- The NBA has launched a formal investigation into the Phoenix Suns and owner Robert Sarver following allegations of racism and misogyny in an ESPN report.
- Sarver continued to deny the allegations but welcomed the investigation.
- The investigation comes after a long-awaited ESPN report that featured multiple allegations of racism and misogyny against Sarver during his 17-year tenure as the Suns owner.
The National Basketball Association launched a formal investigation into the Phoenix Suns and owner Robert Sarver following allegations of racism and misogyny in an ESPN report published Thursday.
"The allegations contained in today's ESPN article are extremely serious, and we have directed the Wachtell Lipton law firm to commence a comprehensive investigation," the NBA said in a statement Thursday.
"The NBA and WNBA remain committed to providing a respectful and inclusive workplace for all employees," the league continued. "Once the investigation is completed, its findings will provide the basis for any league action."
The investigation comes after a long-awaited ESPN report that featured multiple allegations of racism and misogyny against Sarver during his 17-year tenure as the Suns owner. ESPN's reporting was based on interviews with over 70 current and former Suns employees.
In anticipation of the report, the Suns in October denied that Sarver was racist and sexist.
Sarver denied the allegations Thursday, calling the report "inaccurate and misleading," according to NBC Sports. He also welcomed the investigation being launched by the league.
"At this point, I would entirely welcome an impartial NBA investigation which may prove our only outlet for clearing my name and the reputation of an organization of which I'm so very proud," Sarver said.
The ESPN article includes several instances of Sarver and his lawyers denying or challenging various claims.
Former Suns head coach Earl Watson, who is currently a Toronto Raptors assistant and is quoted throughout the ESPN story, applauded those that spoke up about Sarver's conduct.
"I want to applaud the courage of the numerous players, executives, and staffers for fighting toxic environments of racial insensitivity, sexual harassment, and micro-aggressions with their truth," Watson said in a Twitter post.
Among the accusations in the ESPN report was Sarver's alleged use of the N-word around coaches and players on several occasions.
In one such instance, Sarver allegedly used the word during a conversation with Watson about Golden State Warriors star Draymond Green after a game in 2016, according to the report. Watson said he repeatedly told Sarver not to use the word, ESPN reported.
Sarver, who purchased the Suns in 2004 for a record $401 million at the time, denied allegations about his use of the N-word to ESPN.
"I've never called anyone or any group of people the N-word, or referred to anyone or any group of people by the N-word, either verbally or in writing," Sarver told ESPN through his legal team. "I don't use that word. It is abhorrent and ugly and denigrating and against everything I believe in."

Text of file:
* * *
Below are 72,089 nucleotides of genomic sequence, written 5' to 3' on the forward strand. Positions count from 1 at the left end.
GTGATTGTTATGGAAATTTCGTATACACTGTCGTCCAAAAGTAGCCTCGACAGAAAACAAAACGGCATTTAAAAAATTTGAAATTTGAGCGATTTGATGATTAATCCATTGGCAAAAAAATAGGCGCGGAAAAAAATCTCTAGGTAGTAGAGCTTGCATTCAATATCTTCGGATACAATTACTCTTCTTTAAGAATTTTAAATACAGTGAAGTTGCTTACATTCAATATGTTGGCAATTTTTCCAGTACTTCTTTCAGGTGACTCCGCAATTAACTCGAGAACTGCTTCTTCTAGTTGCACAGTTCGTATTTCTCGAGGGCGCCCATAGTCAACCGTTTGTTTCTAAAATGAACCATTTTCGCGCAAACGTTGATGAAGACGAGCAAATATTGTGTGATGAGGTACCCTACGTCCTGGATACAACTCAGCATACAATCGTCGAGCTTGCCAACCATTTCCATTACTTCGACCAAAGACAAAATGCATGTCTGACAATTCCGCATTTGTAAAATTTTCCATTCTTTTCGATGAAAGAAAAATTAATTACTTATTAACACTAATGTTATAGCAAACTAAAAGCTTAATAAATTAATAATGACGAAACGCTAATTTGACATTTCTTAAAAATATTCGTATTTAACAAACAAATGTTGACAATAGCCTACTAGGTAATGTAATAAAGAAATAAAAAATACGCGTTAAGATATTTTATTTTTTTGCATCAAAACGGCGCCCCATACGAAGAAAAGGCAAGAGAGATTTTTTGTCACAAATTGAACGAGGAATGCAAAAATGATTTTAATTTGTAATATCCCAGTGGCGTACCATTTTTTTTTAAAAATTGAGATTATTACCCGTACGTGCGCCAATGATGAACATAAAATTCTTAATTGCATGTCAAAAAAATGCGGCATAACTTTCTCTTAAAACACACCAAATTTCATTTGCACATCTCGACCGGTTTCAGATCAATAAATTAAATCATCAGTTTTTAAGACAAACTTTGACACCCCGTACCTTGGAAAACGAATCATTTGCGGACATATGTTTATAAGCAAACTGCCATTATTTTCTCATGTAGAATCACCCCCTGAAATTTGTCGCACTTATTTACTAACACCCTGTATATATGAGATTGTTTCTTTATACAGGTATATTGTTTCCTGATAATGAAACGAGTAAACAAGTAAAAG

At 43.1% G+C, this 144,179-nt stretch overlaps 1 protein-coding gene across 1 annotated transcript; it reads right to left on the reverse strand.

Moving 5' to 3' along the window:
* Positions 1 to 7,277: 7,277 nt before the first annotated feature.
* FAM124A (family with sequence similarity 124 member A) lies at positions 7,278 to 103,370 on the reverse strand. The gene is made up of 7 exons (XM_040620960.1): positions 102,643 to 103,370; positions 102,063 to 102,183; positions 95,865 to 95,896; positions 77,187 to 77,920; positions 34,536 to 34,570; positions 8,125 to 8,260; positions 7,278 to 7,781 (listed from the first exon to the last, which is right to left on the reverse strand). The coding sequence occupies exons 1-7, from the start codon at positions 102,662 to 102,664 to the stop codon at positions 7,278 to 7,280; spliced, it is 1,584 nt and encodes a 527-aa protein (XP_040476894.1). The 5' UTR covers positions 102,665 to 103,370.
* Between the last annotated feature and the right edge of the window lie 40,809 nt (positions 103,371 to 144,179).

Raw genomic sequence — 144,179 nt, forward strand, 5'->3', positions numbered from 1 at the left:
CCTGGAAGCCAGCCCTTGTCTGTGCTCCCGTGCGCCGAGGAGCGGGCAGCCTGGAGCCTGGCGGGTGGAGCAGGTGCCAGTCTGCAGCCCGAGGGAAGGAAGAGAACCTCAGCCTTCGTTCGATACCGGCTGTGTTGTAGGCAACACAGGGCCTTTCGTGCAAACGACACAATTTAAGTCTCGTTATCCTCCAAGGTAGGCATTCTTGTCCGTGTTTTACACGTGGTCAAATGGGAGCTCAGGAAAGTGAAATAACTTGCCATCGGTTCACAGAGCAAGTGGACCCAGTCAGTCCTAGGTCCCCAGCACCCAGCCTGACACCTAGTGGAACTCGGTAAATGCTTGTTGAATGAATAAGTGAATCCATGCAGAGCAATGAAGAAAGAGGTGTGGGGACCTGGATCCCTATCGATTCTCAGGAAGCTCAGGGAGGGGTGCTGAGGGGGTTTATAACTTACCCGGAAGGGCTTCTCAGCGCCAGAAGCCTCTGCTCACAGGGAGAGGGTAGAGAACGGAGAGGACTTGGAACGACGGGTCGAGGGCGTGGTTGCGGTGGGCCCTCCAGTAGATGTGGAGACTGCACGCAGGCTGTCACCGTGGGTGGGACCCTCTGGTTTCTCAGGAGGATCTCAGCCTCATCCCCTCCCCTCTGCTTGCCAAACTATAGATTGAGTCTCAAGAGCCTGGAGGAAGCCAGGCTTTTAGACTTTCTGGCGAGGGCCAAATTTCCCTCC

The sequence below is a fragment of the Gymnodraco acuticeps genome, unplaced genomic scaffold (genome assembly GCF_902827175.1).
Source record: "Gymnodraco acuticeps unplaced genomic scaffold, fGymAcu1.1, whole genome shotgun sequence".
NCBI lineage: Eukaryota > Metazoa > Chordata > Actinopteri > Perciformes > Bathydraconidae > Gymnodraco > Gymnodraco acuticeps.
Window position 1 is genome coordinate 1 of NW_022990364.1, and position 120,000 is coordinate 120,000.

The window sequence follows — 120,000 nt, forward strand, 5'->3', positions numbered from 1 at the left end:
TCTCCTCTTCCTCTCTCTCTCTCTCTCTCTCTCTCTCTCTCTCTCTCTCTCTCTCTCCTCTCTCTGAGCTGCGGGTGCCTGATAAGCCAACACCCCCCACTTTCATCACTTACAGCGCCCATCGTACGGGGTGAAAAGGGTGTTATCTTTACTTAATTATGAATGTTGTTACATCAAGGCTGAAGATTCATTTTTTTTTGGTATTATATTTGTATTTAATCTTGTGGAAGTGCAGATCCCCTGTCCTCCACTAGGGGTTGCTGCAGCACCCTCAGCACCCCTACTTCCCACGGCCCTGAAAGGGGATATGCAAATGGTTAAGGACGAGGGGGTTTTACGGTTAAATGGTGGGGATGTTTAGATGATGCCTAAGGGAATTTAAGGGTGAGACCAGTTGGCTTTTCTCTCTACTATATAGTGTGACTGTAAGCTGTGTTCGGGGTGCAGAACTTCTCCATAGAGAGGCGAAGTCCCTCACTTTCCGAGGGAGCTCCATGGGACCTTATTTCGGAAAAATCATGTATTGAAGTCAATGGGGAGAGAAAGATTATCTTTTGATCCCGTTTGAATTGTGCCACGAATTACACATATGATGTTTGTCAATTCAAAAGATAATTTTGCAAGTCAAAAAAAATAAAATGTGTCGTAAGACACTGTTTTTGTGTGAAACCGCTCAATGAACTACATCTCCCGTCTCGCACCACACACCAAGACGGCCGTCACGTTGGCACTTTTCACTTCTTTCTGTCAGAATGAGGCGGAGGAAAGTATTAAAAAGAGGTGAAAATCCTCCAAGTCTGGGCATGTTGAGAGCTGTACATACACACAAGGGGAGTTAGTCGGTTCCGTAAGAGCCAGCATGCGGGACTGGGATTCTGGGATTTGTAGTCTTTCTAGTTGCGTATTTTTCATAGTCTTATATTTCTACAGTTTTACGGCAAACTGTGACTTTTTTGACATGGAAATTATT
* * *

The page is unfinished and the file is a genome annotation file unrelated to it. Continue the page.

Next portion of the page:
Other allegations in the ESPN report involve alleged misogynistic and inappropriate conduct.
Employees alleged that Sarver repeatedly asked players about their "sex lives and the sexual prowess of their significant others," ESPN reported.
Others recounted a time when Sarver allegedly passed around a photo of his wife in a bikini to employees and discussed times when she performed oral sex on him, the report said.
Some employees also alleged that Sarver fostered an environment where employees felt like they were his property, according to the report. Sarver reportedly asked one woman whether he "owned" her to determine if she was a Suns employee.
Recent allegations of both racism and sexism among NBA executives has resulted in a wide range of consequences. In 2014, Los Angeles Clippers owner Donald Sterling was banned for life by the NBA and fined $2.5 million after audio of him leaked in which he made racist comments.
Tony Ronzone, the Dallas Mavericks' director of player personnel, was also fired in April following sexual assault allegations published in Sports Illustrated in 2020.
Earlier Thursday, Suns vice chairman Jahm Najafi offered support for a potential probe into Sarver.
"The conduct he is alleged to have committed has stunned and saddened me and is unacceptable," Najafi said in a statement. "The well-being and safety of every Suns employee, player, coach and stakeholder is first and foremost our priority. My sincerest sympathy goes out to all whose lives and professions have been impacted."
He added: "The Phoenix Suns is a national treasure that belongs to all of us as fans and residents of our community. Team investors are simply temporary stewards of this treasure."
Najafi has recently pursued racial diversity and equity efforts following the racial justice protests of 2020.
In February, Najafi teamed up with former NFL star and civil rights activist Colin Kaepernick to launch Mission Advancement, a special purpose acquisition company with a commitment to diversity and equity, according to the Seattle Times. The SPAC aims to raise $287 to acquire a private company that shares the same commitment.
Najafi is also involved with the NBA foundation launched in August, which aims to "advance economic empowerment in Black communities" by funding placement programs and job readiness for Black youth, according to the Seattle Times. The foundation was launched just three weeks before NBA players engaged in a three-day boycott to bring attention to the police shooting of Jacob Blake in Wisconsin.
CORRECTION: This article has been updated to correct the spelling of Suns vice chair Jahm Najafi's name.
CNBC's Jessica Golden contributed to this report.